• 2019-10
  • 2019-11
  • 2020-03
  • 2020-07
  • 2020-08
  • 2021-03
  • br Cell viability assay br Cells were


    2.8. Cell viability assay
    Cells were seeded in 96-well plates at a density of 3000 cells/well in DMEM media. On the next day, the media were aspirated, Sotrastaurin (AEB071) were washed with PBS, and serine-replete or -deplete media containing compound (0, 50 μM) or DMEM media containing compound (0–200 μM) were added and incubated for 3–5 days, followed by adding 100 μL FBS-free medium containing 10% CCK8 into each well and in-cubated for an additional 30 min at 37 °C. The serine-replete or serine-deplete media were made from serine/glycine-free DMEM supple-mented with either serine (400 μM) or PBS. And the serine/glycine-free DMEM were purchased from BOSTER (Wuhan, China). The absorbance was measured at 450 nm using an enzyme-linked immunosorbent assay reader. IC50 was calculated by comparing the absorbance of cells un-treated and compound-treated groups using GraphPad Prism software. The standard deviation for each compound against each cell line was obtained by at least three independent experiments [5,13].
    2.9. Cell apoptosis analysis
    Fig. 4. Cancer cells with high expression level of PHGDH were more sensitive to azacoccones C and E. (A) PHGDH expression level in three cancer cell lines MDA-MB-231, MDA-MB-468 and Hela were determined by Western blot analysis. (B and C) Cancer cells were exposed to varying concentrations of azacoccones C and E for 72 h to investigate its cytotoxic activity. Proliferation assay for lines treated with azacoccone compounds in (D) serine-replete media (+SER) or (E) serine-deplete media (−SER). Azacoccones C and E functioned at the concentration of 50 μM. The number of cells was determined and normalized to that of DMSO group. *P < 0.05, **P < 0.01, ***P < 0.001.
    cells were examined by flow cytometry (BD Biosciences, FACSCalibur) [16].
    Hela cells were seeded in 6-well plates at a density of 2 × 104 cells/ well and treated with azacoccone E at 50 and 100 μM for 72 h. After treatment, cells were fixed with 4% paraformaldehyde for 15 min and then incubated with Hoechst 33258 at 37 °C for 30 min. The apoptotic morphological changes were observed by Hoechst 33258 under a fluorescence microscope (Zeiss, OBSERVER D1/AX10 cam HRC) [17].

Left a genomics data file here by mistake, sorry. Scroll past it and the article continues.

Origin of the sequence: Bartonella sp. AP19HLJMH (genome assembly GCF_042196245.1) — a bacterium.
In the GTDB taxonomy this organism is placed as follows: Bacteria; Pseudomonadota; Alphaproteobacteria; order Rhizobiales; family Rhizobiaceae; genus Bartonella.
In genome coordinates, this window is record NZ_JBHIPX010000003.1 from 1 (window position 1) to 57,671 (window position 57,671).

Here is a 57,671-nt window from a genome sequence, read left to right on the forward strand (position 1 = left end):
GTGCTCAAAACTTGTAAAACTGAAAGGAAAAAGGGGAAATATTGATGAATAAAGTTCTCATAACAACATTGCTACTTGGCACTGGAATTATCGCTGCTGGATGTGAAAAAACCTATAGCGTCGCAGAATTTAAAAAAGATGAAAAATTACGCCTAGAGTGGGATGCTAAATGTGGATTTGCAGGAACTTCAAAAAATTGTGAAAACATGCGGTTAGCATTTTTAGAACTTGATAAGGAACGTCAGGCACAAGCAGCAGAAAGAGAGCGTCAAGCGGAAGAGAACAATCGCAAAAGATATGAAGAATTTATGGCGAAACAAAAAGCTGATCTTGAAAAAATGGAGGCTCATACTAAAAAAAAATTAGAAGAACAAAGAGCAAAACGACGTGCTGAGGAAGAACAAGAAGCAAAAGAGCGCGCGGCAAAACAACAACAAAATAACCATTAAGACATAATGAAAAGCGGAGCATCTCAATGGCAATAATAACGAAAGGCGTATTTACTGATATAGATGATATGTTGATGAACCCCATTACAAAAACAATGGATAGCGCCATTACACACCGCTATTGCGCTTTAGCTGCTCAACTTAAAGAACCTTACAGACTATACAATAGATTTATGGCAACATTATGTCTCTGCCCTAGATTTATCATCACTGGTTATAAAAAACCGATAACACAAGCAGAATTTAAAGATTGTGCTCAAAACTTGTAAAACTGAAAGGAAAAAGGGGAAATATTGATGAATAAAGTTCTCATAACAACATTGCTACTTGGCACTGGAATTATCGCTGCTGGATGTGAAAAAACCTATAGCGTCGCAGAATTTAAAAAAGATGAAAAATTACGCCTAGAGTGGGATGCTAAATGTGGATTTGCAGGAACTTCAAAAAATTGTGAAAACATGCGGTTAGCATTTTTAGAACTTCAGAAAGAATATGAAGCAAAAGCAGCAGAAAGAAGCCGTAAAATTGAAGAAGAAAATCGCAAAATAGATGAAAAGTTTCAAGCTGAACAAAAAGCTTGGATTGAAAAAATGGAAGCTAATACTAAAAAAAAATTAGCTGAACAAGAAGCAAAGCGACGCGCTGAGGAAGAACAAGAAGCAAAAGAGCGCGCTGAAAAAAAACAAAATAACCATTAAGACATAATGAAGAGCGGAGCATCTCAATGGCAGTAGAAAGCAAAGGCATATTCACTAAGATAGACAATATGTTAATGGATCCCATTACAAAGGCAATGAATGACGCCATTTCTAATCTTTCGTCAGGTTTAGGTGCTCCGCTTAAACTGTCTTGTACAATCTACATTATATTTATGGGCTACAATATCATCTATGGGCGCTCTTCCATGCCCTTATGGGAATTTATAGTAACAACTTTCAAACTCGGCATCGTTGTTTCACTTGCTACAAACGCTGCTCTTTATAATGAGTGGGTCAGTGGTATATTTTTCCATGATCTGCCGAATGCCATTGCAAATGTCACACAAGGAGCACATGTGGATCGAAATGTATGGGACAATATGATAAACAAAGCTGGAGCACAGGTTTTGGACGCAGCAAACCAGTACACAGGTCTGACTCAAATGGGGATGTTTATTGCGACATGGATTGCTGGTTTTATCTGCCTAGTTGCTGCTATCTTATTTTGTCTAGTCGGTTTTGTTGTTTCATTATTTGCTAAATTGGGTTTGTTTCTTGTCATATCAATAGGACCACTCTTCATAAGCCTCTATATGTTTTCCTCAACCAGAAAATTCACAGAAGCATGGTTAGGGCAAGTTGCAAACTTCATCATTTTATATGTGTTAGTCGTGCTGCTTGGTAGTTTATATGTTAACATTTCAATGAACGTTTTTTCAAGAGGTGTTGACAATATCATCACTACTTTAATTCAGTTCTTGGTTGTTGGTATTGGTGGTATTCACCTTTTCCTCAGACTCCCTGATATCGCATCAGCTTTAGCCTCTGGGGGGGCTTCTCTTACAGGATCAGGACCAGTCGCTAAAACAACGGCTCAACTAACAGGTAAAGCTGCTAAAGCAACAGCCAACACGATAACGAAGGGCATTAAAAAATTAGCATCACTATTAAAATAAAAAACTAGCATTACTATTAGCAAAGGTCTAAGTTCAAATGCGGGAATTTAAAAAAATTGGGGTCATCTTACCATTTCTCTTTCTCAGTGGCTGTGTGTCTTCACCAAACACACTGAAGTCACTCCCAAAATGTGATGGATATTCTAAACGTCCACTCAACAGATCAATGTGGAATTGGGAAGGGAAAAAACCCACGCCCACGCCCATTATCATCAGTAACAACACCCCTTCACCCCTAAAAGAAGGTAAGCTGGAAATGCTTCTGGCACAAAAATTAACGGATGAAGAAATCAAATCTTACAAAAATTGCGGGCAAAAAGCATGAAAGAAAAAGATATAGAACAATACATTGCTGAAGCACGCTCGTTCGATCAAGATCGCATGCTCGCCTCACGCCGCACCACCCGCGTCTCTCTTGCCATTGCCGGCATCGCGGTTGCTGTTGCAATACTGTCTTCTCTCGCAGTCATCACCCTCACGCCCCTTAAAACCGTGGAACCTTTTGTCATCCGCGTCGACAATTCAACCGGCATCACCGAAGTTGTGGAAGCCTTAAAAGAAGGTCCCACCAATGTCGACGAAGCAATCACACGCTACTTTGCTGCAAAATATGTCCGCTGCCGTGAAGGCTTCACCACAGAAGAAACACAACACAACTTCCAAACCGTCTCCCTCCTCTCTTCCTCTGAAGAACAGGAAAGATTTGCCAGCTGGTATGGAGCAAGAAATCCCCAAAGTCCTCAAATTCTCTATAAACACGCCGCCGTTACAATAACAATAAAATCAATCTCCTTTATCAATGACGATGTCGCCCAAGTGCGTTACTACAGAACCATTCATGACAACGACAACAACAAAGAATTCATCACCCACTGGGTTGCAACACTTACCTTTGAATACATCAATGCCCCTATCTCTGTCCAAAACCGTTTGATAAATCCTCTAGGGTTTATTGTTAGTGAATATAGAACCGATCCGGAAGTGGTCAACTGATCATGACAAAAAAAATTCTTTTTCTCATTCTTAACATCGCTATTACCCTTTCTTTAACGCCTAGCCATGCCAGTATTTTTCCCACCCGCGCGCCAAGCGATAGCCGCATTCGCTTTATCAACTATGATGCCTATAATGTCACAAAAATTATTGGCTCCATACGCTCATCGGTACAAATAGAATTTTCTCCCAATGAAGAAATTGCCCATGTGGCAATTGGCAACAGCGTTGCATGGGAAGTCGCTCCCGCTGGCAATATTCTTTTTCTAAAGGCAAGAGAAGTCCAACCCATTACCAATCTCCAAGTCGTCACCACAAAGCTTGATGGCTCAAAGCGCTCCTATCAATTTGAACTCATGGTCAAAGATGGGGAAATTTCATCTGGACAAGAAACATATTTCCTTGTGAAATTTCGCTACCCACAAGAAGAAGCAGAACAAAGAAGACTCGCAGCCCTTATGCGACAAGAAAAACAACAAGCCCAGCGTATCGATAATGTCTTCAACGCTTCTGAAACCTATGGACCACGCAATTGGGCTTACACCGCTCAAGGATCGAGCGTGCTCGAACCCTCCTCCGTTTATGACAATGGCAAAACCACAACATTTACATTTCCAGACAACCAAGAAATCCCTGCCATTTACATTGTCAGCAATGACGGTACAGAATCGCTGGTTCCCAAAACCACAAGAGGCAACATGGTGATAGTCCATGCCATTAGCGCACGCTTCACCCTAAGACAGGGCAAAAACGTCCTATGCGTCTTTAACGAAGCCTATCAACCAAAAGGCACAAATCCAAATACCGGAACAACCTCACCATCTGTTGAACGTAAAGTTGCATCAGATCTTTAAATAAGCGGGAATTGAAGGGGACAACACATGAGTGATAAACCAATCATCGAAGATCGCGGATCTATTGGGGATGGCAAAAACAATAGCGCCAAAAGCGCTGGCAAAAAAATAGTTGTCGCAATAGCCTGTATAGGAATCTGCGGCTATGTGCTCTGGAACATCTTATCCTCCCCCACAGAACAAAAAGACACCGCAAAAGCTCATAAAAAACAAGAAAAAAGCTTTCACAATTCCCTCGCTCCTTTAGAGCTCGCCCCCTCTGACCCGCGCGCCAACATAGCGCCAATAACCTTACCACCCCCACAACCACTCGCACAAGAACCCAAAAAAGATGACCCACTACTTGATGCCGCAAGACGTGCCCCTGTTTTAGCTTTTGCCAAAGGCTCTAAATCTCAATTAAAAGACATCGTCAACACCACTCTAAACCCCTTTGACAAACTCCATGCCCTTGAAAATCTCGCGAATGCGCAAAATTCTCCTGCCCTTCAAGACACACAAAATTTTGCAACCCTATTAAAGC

2.11. Western blot analysis
    The supernatants and intact cells in a 6-well plate after treatment with or without compound were collected and the expression level of PHGDH was detected by western blot. The cells were cleaved with RIPA lysate and the protein concentration was determined by BCA kit and equalized before loading. Equal amounts of protein from each group were denatured and subjected to electrophoresis in 12% SDS-PAGE gels followed by transfered to PVDF membrane and probed with PHGDH andβ-actin antibodies. Blot bands were visualized using the horseradish 
    peroxidase-conjugated secondary antibodies combined with chemilu-minescent substrate [18].
    3. Results and discussion
    3.1. Inhibitory effects of azacoccones C and E on PHGDH
    To explore the inhibitory activity of azacoccones C and E on PHGDH enzyme in vitro, recombinant human PHGDH and PSAT1 protein were expressed and purified (Fig. S1). And the enzymatic activity was eval-uated by detecting the increase of NADH monitored by fluorescence (340/460 nm; Ex/Em). Azacoccones C and E showed inhibitory effects against PHGDH with IC50 values of 11.71 ± 2.65 and 9.76 ± 4.32 μM, which were better effect than the positive control CBR-5884 (31.58 ± 7.18 μM) (Fig. 2A). And at the same inhibitor concentrations, azacoccones C and E had no effect on another NAD(P)+-dependent dehydrogenases, isocitrate dehydrogenase (IDH1) (Figs. 2B, 2C and Table 1).
    3.2. Specific binding of azacoccones C and E with PHGDH in vitro
    To further validate the effects of azacoccones C and E binding to
    Fig. 5. Apoptotic-driven effects of azacoccone E against Hela cell line. (A) Apoptosis ratio of azacoccone E detected by flow cytometry. Cells were treated with compound azacoccone E for 72 h. (B) Effect of azacoccone E on the nuclear morphological changes of Hela cells. Images were acquired using a fluorescence microscope (200× magnification). Bar = 20 μm.
    Fig. 6. The inhibition mechanism of azacoccone E. (A) 3-PG saturation profiles for PHGDH at a range of concentrations of azacoccone E. (B) Line weaver–Burk double-reciprocal representation of the 3-PG saturation profiles for PHGDH at a range of concentrations of azacoccone E. (C) Time-dependent inhibition was measured by preincubating azacoccone E and PHGDH for 0.5, 1, or 4 h.
    Table 2
    Kinetic parameters with azacoccone E treatment on PHGDH.a
    a Km and Vmax values were obtained from Lineweaver-Burk plots. The values were the means of results of three experiments.
    azacoccone E to PHGDH.
    To quantitatively measure the interaction between PHGDH and azacoccone E, the cellular thermal shift assay (CETSA), a recently de-veloped method that allows rapid and simple assessment of target binding of compounds in a cellular context was employed. The thermal stability of PHGDH in Hela cells was tested at the temperature range of 54–62 °C. The results implied that azacoccone E specifically targeted PHGDH proteins in cells, showing the high sensitivity of azacoccone E in Hela cancer cells (Fig. 3C).